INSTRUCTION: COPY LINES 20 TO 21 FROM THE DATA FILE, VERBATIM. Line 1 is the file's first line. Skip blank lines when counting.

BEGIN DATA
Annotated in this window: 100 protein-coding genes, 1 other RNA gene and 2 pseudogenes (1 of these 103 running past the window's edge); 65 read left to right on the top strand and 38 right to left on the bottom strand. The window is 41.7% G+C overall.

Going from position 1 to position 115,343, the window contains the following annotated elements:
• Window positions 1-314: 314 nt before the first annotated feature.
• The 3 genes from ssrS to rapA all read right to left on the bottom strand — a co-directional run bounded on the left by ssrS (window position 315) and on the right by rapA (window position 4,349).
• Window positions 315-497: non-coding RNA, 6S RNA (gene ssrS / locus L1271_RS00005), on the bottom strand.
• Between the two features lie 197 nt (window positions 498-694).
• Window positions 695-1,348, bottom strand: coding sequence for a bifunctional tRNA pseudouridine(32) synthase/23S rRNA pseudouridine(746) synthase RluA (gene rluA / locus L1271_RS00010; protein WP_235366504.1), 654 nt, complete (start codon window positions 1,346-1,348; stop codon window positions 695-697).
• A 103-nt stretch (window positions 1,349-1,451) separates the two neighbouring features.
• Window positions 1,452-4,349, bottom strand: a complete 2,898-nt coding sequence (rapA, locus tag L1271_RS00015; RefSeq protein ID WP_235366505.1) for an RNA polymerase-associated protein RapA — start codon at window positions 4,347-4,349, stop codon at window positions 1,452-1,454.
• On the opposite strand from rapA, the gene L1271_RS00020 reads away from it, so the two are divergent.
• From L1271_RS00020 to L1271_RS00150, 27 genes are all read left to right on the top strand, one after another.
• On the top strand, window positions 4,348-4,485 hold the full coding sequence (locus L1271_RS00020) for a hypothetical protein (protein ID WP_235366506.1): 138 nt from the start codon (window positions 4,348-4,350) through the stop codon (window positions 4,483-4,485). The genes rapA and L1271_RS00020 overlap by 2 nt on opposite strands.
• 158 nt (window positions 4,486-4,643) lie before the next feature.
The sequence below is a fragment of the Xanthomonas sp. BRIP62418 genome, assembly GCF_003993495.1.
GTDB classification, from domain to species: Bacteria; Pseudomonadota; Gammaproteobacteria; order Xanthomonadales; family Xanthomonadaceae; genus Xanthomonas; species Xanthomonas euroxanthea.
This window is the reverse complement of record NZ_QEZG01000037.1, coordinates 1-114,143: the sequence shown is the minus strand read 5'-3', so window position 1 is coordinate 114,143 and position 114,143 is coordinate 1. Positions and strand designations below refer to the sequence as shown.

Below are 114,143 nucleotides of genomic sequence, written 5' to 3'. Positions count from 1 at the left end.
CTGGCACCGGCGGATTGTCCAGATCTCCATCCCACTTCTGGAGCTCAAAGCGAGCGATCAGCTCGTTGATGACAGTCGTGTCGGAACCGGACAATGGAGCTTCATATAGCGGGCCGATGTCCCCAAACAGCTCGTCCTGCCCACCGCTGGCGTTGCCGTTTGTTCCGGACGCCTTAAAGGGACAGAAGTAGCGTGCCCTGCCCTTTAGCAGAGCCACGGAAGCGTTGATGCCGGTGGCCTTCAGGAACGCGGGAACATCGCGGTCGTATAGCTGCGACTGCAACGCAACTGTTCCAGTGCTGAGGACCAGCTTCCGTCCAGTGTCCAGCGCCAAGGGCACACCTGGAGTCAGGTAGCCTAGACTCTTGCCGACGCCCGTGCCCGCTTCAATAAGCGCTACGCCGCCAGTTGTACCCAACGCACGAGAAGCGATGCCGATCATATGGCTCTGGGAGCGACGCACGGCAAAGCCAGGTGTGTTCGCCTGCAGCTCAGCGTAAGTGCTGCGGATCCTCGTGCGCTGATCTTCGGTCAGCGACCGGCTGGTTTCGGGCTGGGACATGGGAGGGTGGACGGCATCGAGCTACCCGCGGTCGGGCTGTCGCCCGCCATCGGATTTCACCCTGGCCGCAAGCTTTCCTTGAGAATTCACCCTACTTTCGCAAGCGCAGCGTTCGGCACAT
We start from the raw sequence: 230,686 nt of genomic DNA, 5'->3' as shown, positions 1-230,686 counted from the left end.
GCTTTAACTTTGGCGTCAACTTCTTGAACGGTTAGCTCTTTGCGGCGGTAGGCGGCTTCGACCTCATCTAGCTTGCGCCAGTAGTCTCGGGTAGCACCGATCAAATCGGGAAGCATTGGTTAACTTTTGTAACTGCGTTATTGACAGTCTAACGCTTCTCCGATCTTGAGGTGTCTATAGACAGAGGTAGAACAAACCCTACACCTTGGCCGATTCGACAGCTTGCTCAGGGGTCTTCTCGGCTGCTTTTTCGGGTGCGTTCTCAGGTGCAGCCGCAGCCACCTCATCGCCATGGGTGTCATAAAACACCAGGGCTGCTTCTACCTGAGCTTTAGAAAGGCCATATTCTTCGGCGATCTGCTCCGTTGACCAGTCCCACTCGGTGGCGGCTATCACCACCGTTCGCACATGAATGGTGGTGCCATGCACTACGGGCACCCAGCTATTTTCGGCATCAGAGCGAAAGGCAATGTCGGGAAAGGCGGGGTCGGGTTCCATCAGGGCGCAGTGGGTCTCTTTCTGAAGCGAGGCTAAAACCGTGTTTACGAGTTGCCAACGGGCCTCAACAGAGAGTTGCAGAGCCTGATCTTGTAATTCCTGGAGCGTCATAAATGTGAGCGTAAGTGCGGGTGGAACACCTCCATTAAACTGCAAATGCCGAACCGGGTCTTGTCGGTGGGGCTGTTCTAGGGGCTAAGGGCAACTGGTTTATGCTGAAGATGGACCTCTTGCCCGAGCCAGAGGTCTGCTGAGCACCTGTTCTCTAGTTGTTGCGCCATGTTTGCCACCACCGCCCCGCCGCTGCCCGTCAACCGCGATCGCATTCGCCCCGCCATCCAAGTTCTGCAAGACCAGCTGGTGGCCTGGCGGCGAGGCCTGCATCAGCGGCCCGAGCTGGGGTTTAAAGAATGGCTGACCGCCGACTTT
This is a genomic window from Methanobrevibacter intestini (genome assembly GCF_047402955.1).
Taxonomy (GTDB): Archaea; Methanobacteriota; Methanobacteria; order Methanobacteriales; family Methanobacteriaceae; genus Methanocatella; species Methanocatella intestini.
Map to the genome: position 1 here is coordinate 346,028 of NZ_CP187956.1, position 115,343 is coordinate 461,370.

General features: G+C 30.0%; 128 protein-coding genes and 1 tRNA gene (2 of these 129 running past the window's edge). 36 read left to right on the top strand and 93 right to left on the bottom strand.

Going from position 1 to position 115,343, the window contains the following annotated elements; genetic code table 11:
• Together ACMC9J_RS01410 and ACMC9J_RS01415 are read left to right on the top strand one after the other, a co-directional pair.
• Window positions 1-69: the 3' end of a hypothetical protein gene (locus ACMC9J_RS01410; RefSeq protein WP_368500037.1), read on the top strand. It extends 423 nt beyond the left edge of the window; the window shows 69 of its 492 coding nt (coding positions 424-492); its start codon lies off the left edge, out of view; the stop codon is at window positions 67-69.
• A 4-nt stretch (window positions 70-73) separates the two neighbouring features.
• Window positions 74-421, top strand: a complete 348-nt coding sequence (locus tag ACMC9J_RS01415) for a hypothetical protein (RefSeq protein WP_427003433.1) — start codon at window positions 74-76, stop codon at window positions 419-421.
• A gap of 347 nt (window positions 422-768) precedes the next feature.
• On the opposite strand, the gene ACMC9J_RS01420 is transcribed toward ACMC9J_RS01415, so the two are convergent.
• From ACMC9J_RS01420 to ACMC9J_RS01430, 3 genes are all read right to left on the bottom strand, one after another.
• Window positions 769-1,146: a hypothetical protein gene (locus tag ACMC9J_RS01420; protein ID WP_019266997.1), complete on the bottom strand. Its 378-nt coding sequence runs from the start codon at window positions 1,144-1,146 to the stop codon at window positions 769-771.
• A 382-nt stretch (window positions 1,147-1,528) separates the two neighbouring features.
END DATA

GCTTTAACTTTGGCGTCAACTTCTTGAACGGTTAGCTCTTTGCGGCGGTAGGCGGCTTCGACCTCATCTAGCTTGCGCCAGTAGTCTCGGGTAGCACCGATCAAATCGGGAAGCATTGGTTAACTTTTGTAACTGCGTTATTGACAGTCTAACGCTTCTCCGATCTTGAGGTGTCTATAGACAGAGGTAGAACAAACCCTACACCTTGGCCGATTCGACAGCTTGCTCAGGGGTCTTCTCGGCTGCTTTTTCGGGTGCGTTCTCAGGTGCAGCCGCAGCCACCTCATCGCCATGGGTGTCATAAAACACCAGGGCTGCTTCTACCTGAGCTTTAGAAAGGCCATATTCTTCGGCGATCTGCTCCGTTGACCAGTCCCACTCGGTGGCGGCTATCACCACCGTTCGCACATGAATGGTGGTGCCATGCACTACGGGCACCCAGCTATTTTCGGCATCAGAGCGAAAGGCAATGTCGGGAAAGGCGGGGTCGGGTTCCATCAGGGCGCAGTGGGTCTCTTTCTGAAGCGAGGCTAAAACCGTGTTTACGAGTTGCCAACGGGCCTCAACAGAGAGTTGCAGAGCCTGATCTTGTAATTCCTGGAGCGTCATAAATGTGAGCGTAAGTGCGGGTGGAACACCTCCATTAAACTGCAAATGCCGAACCGGGTCTTGTCGGTGGGGCTGTTCTAGGGGCTAAGGGCAACTGGTTTATGCTGAAGATGGACCTCTTGCCCGAGCCAGAGGTCTGCTGAGCACCTGTTCTCTAGTTGTTGCGCCATGTTTGCCACCACCGCCCCGCCGCTGCCCGTCAACCGCGATCGCATTCGCCCCGCCATCCAAGTTCTGCAAGACCAGCTGGTGGCCTGGCGGCGAGGCCTGCATCAGCGGCCCGAGCTGGGGTTTAAAGAATGGCTGACCGCCGACTTT
This is a genomic window from Methanobrevibacter intestini (genome assembly GCF_047402955.1).